BLM Nevada COVID-19 Information

As the State of Nevada continues to evaluate our adaptive operations plan, all offices remain closed, but are available for scheduled appointments, as appropriate. Our employees are always available by email and phone to answer questions and assist the public with their needs. Our COVID-19 alert contains information on openings, closures and links to additional information provided by the state and CDC. 

View the alert: BLM Nevada COVID-19 Information

Black Rock Range HMA

(Also known as Black Rock Range West and Black Rock Range East)

Horses are found throughout the area and move back and forth between the HMAs. The horses are descendants of ranch horses released or escaped into the area, and look much like domestic horses. The majority of the horses exhibit a bay, brown or sorrel color pattern; however there are also palominos, buckskins, roans, grays, blacks and whites. There is a small band of Baskir Curly horses around Pinto Mountain, just east of the Black Rock Range - East HMA. It is not possible to provide any specific information on parentage of any wild horse found within the area.

Location: The Black Rock Range - East and West Herd Management Areas (HMAs) are located in western Humboldt County approximately 70 air miles northwest of Winnemucca, Nevada and 40 air miles southwest of Denio, Nevada. 

Size: The area consists of 183,520 acres of BLM land and 1,958 acres of a mix of private and other public lands for a total of 185,520 acres.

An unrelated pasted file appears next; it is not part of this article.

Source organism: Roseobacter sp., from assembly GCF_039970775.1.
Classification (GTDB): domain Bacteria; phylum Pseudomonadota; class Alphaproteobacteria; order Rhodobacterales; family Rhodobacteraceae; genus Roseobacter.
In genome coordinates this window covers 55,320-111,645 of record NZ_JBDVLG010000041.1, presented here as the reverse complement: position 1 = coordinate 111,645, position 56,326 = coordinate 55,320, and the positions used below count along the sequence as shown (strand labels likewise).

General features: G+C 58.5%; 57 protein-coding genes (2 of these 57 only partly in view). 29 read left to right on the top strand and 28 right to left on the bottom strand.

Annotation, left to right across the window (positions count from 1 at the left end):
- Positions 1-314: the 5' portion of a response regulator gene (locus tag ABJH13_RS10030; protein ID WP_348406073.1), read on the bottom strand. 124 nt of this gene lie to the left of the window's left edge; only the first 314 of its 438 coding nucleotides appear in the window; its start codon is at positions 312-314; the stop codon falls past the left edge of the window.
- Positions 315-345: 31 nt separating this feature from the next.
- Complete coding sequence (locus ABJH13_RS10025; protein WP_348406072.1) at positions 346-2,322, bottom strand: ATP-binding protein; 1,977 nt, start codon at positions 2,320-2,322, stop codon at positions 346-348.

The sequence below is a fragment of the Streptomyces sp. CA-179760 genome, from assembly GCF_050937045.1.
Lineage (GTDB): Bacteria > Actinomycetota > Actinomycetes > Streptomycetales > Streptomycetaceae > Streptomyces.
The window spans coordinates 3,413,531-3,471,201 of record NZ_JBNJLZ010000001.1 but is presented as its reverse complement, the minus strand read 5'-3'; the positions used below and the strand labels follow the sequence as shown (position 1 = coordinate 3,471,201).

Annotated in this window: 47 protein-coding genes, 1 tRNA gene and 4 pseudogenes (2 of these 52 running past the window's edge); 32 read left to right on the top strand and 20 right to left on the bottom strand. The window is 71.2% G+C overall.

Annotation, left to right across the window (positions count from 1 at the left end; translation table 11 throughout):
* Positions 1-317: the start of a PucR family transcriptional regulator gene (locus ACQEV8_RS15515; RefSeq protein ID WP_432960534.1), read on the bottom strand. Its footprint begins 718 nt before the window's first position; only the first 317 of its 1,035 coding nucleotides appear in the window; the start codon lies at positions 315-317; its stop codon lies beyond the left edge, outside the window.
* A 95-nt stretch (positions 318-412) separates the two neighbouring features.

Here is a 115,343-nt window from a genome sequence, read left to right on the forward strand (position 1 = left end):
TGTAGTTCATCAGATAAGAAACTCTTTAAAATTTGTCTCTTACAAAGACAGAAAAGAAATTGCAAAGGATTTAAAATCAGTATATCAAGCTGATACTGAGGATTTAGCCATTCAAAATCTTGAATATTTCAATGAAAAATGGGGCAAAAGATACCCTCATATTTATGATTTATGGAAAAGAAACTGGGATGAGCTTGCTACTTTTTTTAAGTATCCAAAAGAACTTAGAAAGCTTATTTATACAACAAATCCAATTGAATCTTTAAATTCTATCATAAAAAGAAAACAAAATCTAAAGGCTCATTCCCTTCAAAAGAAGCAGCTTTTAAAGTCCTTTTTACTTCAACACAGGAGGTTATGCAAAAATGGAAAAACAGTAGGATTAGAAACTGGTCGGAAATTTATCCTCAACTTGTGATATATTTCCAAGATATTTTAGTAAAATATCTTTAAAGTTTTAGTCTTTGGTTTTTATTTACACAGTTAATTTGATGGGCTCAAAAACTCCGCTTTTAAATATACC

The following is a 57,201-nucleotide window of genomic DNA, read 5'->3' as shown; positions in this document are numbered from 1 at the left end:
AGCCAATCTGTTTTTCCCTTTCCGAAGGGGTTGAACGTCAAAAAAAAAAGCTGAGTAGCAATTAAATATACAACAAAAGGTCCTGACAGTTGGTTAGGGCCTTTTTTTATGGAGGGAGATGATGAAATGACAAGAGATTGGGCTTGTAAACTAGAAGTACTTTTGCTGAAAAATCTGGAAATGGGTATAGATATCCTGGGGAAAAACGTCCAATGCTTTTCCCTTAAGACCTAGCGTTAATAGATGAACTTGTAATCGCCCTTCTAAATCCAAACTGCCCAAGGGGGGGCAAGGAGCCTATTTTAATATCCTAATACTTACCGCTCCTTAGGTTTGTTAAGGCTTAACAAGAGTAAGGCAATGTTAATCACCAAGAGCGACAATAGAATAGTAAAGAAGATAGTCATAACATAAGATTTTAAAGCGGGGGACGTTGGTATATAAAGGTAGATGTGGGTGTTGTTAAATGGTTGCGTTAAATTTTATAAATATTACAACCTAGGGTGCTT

Topography/Vegetation: The terrain consists of a steep north-south trending mountain range made up of volcanic materials with broad sloping ridge tops in the north. Elevations within the HMAs range from 4,400 feet along the Black Rock Desert to 8,687 feet at Big Mountain. Prominent landmarks/features found within or near the HMAs include the Black Rock Desert, Bartlett Peak, Big Mountain (Pahute Peak), and Coleman, Slumgullion, Bartlett, Battle, and Paiute Creeks. Climate is characterized by warm dry days, cool nights and low yearly precipitation that ranges from 6 to 8 inches at lower elevations to approximately 14 inches at higher elevations.

Vegetation varies from salt desert shrub communities along the Black Rock Desert, to low and big sagebrush/grass communities with intermingled mountain browse at upper elevations. Typical species in the salt desert shrub community include shadscale, budsage, bailey and black greasewood, indian ricegrass, and squirrel tail. Species in the low sagebrush community include low sage, needle grasses, squirrel tail and Sandbergs bluegrass. Species typical of the sagebrush/grass and mountain browse communities include mountain big sagebrush, bitterbrush, mountain mahogany, aspen, snowberry, rabbit brush, horse brush, needlegrasses, basin wild rye, squirrel tail, indian paintbrush, arrowleaf balsamroot, and phlox. Range grasses area the primary forage source for wild horses.

Wildlife: The area is utilized by domestic livestock during a portion of the year, and numerous wildlife species. Wildlife species typically found in the area include mule deer (Odocoileus hemionus), pronghorn antelope (Antilocapra americana), California bighorn sheep (Ovis canadensis californiana), rodents, and lagomorphs. Other important game species found within the HMAs are brook trout, quail, chukar partridge, and sage grouse.

AML:  112-186